Independents’ Advantage

Your recent article titled “The Coming Decade: Golden Times Ahead?” (JCK, January 2000, p. 84) included a quote from Ken Gassman Jr., who is a retail stock analyst. Gassman states, “The chains have the clout to buy better than the independents and therefore keep prices in line.” While on the surface, many would feel this statement is true, if we really look at the reality of purchasing inventory, I believe you’ll see that the exact opposite is true.

While it’s true that buying $1 million of a certain product will most likely lead to a lower price than if one were to purchase $20,000 worth, how many large chains will write a check for that $1 million purchase? Few, if any. Their purchase is typically financed with interest rates in the 8% range. I, on the other hand, may pay 4% more on the front end because I’m purchasing a smaller quantity; however, I can avoid the 8% interest finance charge incurred by the big boys by being able to pay quickly for my purchase. I’m already 4% ahead on the front end! Add to that the fact that I can afford to work closer on my margins for various reasons, such as lower advertising costs and lower rents. One can now understand that the independents are actually buying better than the chains. This is, quite simply, why we don’t feel the need to run misleading 50% to 70% off “sales,” yet our bottom line continues to look good.

The coming decade does look good, but only for those retailers who can grasp that customers don’t want to be deceived anymore. They want great product, great service, knowledgeable salespeople, and a great atmosphere to shop in. The independents are positioned to give all this, and more.

Gary Youngberg, President, Ames Silversmithing, Ames, Iowa

A Bittersweet Farewell

After almost half a century in the jewelry business, I have sold my store and retired. I do so with mixed emotions, as it has been interesting, challenging, exhausting, and exhilarating.

Mardon Jewelers has been sold to my manager of 15 years, Jim Sweaney. He will continue to run the store in the American Gem Society tradition.

Through the years, so many sales reps have visited with me. They have introduced me to many wonderful products and have been extremely helpful. I can’t thank them enough, as they have gone the extra mile many times.

Jewelers’ Circular Keystone has been more than a magazine. It has been a valuable source of information. It has inspired me in so many ways and introduced me to countless new styles and better ways to succeed. I looked forward every month to reading it.

I thank you and your staff, past and present.

Don Harris, Mardon Jewelers Inc., Riverside, Calif.

Suppliers as Competitors

It happened again today. A young man walked into our store asking if we would sell him a mounting and set a diamond he had recently purchased elsewhere. We had shown him diamonds in the past and had educated him about the “four Cs,” but when it came time to buy, he went to an importer. Has this ever happened to you? If you own a retail store, I’m sure it has.

I don’t appreciate the fact that often my suppliers are my competitors. Everyone in our industry is so anxious to make a sale that suppliers are cutting the throats of retailers and inevitably their own throats. Retailers can’t afford to stay in business and offer a vast range of services if they aren’t allowed to sell product (today’s young man paid 20% off the Rap sheet for his diamond). In this case, the young man had spent more than $6,000 on the diamond and was looking to spend $500 on the mounting.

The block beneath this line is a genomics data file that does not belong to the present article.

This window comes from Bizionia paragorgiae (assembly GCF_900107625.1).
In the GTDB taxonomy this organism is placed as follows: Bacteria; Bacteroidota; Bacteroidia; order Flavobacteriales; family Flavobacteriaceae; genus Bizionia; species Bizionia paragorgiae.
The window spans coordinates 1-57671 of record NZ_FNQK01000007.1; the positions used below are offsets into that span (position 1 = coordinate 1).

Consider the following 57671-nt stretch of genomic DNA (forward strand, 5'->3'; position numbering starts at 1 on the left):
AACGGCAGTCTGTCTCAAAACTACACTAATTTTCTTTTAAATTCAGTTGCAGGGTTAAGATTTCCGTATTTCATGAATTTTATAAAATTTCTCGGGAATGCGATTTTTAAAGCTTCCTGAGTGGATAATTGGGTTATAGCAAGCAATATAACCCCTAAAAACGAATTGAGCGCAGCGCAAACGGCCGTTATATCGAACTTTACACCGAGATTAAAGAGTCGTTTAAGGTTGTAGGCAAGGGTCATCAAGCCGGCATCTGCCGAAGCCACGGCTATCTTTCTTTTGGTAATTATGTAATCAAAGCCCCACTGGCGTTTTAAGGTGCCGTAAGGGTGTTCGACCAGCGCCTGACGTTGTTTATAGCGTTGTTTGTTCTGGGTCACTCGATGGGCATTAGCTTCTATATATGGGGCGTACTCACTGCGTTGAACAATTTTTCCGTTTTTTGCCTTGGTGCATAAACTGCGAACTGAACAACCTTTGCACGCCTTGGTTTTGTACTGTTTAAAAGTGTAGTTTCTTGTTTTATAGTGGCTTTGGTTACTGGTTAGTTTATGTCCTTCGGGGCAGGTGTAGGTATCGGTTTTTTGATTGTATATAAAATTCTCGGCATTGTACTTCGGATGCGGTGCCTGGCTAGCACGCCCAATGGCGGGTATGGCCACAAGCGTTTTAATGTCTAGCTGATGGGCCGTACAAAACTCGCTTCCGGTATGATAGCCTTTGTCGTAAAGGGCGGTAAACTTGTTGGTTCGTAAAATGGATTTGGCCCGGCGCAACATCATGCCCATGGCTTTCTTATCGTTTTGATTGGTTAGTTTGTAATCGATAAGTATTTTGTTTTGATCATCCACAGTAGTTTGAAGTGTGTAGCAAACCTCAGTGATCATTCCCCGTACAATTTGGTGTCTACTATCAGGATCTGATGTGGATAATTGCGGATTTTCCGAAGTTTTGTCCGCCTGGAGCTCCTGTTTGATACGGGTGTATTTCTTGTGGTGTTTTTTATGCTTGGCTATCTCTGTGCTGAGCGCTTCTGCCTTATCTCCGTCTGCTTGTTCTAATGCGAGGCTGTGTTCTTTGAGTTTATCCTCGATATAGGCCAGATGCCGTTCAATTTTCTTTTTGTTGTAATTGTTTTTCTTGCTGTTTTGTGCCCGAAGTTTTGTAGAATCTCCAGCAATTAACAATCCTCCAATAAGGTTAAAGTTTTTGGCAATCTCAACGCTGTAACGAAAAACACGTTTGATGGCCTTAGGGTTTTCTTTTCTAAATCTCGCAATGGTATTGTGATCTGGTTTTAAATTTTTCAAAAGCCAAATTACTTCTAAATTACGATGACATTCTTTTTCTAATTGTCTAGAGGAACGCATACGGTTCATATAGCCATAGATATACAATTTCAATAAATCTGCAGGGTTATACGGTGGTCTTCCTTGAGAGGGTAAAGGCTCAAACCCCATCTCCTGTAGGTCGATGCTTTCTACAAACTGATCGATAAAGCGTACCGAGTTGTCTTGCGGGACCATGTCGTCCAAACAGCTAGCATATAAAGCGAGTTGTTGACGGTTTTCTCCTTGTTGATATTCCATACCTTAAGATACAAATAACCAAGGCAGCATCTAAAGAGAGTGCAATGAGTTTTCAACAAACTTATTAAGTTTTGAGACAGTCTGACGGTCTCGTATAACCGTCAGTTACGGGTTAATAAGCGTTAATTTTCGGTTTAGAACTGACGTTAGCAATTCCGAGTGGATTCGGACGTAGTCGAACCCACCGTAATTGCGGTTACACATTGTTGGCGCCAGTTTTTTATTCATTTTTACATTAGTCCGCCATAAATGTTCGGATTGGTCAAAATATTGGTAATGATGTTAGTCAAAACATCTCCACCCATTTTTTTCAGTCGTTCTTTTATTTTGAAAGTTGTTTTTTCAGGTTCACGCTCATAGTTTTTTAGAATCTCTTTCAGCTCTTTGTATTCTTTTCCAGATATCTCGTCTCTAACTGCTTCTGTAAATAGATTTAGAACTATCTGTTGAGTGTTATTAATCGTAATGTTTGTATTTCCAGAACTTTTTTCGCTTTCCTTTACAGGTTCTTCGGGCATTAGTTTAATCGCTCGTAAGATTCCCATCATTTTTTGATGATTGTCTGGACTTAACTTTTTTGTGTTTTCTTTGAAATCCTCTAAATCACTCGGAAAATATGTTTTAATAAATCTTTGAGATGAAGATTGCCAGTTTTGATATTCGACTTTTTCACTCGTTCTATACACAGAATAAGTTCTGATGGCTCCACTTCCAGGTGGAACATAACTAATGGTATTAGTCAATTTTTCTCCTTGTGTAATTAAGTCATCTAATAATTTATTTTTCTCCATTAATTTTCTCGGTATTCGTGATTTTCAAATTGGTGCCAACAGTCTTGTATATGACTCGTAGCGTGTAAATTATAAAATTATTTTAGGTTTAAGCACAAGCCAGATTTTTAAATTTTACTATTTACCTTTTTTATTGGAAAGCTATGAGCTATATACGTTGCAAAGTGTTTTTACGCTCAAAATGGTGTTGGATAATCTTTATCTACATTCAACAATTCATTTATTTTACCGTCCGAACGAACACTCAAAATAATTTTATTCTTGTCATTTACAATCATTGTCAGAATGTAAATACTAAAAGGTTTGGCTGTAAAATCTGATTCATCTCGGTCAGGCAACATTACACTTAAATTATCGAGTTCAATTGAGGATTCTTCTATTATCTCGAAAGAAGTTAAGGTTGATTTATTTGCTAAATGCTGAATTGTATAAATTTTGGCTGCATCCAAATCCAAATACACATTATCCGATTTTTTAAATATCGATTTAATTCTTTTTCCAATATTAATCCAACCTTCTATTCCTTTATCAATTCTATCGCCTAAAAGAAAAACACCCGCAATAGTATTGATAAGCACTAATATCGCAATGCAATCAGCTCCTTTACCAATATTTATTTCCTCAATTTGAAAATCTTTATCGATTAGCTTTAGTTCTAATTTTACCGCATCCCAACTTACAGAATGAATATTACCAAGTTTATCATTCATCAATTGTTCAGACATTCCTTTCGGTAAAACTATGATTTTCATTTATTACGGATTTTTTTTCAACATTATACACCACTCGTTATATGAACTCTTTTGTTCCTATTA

Let me offer another scenario: A diamond importer receives a call from a consumer. The importer asks if the customer has a relationship with a retail store. If the answer is yes, the importer gets the name of the store and tells the customer that he or she will call that store and arrange to ship the appropriate diamonds to the retailer. If the customer has no such relationship, the importer could ask what community the consumer lives in, then look up a retail source in the Jewelers Board of Trade book, suggest a store, and make the call.

Imagine the goodwill that would be generated by such a call. Everyone would win. The customer would receive the attention from a local resource that all diamond customers want as well as the opportunity to develop a relationship with a local retailer. The supplier would make a sale and win the alliance of a retail store. As we look at the homogenized world around us, Mom and Pop stores of every description are disappearing. Let’s guard our industry against the trends of other industries. Save the retailer!

James L. Alperin, James Alperin Jewelers, Chagrin Falls, Ohio


A photo caption on p. 70 of JCK’s January 2000 issue included incorrect distributor information for Jörg Hysek’s new line of watches. The watches are distributed by Chronotime, 600 S. Livingston Ave., Livingston, NJ 07039; (800) 364-5441.

The promotional supplement “Turkey in the New Millennium,” published in the January 2000 issue of JCK, included incorrect information about Anagold Corp.’s manufacturer members. Atasay and Temizocak Altin are gold jewelry manufacturers. Bedri & Yolaç, Med-Art, and Sümer are diamond jewelry manufacturers.

JCK welcomes letters. Please include your name, address, and telephone number. Letters may be edited for clarity and length. Jewelers’ Circular Keystone, 201 King of Prussia Rd., Radnor, PA 19089; fax (610) 964-4481, e-mail: lfrederick@cahners.com